Have you had to overcome any course issues with disease and / or pests?

Chafer grubs were rife last year! We combated this issue in a number of ways, from trapping the bugs at an early stage, placing bird scarers to deter predators and applying Acelepryn to the worst affected areas – mainly tees.

We will continue to monitor this issue going forwards and adapt our methods as necessary.

What piece of equipment would you say is the most popular and frequently used by you and your team?        

We recently purchased a GKB Deep Tine Aerator (DTA) 160, and since its introduction to the fleet we have used it extensively across the course – helping our ongoing drainage work across our greens, tees, approaches and fairways.

With a growing focus on sustainability, do you deploy any sustainable practices in the management of your course?

We’ve recently installed more drainage on the course, which we have linked to our nature pond.

This enables the excess rainwater to be recycled into our irrigation reservoir. In addition to linking drainage to our reservoir, we are also looking into a recycling wash pad.

What do you do to support wildlife?

We ensure there are undisturbed areas of wild foliage and log piles around the course to provide a refuge for wildlife to thrive. The nature pond also serves as a freshwater ecosystem, and owl boxes are nestled safely within the trees.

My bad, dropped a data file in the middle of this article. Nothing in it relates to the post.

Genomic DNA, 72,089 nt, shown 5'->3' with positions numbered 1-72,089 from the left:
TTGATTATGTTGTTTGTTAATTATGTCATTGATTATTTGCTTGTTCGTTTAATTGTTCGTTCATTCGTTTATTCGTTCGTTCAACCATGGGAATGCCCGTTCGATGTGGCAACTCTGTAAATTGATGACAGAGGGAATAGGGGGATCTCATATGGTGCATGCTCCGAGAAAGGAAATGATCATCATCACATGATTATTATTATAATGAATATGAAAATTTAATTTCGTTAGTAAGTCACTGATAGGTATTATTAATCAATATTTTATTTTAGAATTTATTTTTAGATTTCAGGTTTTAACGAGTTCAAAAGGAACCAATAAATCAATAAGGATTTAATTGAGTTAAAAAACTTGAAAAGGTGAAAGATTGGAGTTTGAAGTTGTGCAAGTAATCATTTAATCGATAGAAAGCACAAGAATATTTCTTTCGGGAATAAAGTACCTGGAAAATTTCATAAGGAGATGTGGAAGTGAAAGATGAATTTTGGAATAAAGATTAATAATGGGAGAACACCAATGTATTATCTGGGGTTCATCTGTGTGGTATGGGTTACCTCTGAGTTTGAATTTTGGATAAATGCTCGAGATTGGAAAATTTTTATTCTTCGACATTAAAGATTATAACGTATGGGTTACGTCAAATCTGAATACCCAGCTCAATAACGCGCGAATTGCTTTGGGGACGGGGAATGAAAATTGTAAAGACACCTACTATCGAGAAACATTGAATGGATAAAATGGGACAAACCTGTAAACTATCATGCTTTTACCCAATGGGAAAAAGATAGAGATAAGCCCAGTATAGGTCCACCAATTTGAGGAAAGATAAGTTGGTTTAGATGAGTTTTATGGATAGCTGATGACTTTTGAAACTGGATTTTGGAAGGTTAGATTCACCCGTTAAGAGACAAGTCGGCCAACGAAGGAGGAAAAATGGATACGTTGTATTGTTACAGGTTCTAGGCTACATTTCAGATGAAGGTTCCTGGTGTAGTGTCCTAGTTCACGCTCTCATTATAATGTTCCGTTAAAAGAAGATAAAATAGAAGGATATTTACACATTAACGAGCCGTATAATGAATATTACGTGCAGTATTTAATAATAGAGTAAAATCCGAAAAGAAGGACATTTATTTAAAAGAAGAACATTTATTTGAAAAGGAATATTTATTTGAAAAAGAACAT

We are also mindful of the products and machinery we use. Is there a more eco-friendly method to our daily tasks? This is a question the team and I regularly challenge ourselves with.

What are the technological developments that you feel have been the most important in your career to date?

Improvements in machinery. When I began my career in greenkeeping 21 years ago, things were very different. The introduction of hybrid technology has had a positive impact on the environment, reducing emissions, noise and hydraulic leaks.

Do you use social media professionally and what do you think this contributes to the industry?

I use social media personally to connect with others within the industry. I believe it is a great tool for accessing information and education, and it can be a good platform for sharing new and innovative ideas.

How would you improve the greenkeeping industry?

I would like to see the younger generation, particularly those from less affluent backgrounds, being exposed to the industry and all it has to offer. Engaging with schools and youth groups to inject new life into our golfing communities brings with it so many challenges but also so many opportunities.

An engaging sport is one that will thrive, not just survive.

What advice would you give to a young greenkeeper starting out today?

Take every opportunity to be hands on and absorb as much information as you possibly can. Qualifications offer you many learning opportunities and the chance to demonstrate your skills and knowledge. Don’t be afraid to push yourself.

How do you spend your leisure time?

Family time is very important and a priority with two young children. I have always loved playing golf and ensure I make time for this also.


By Alistair March 16, 2024 07:53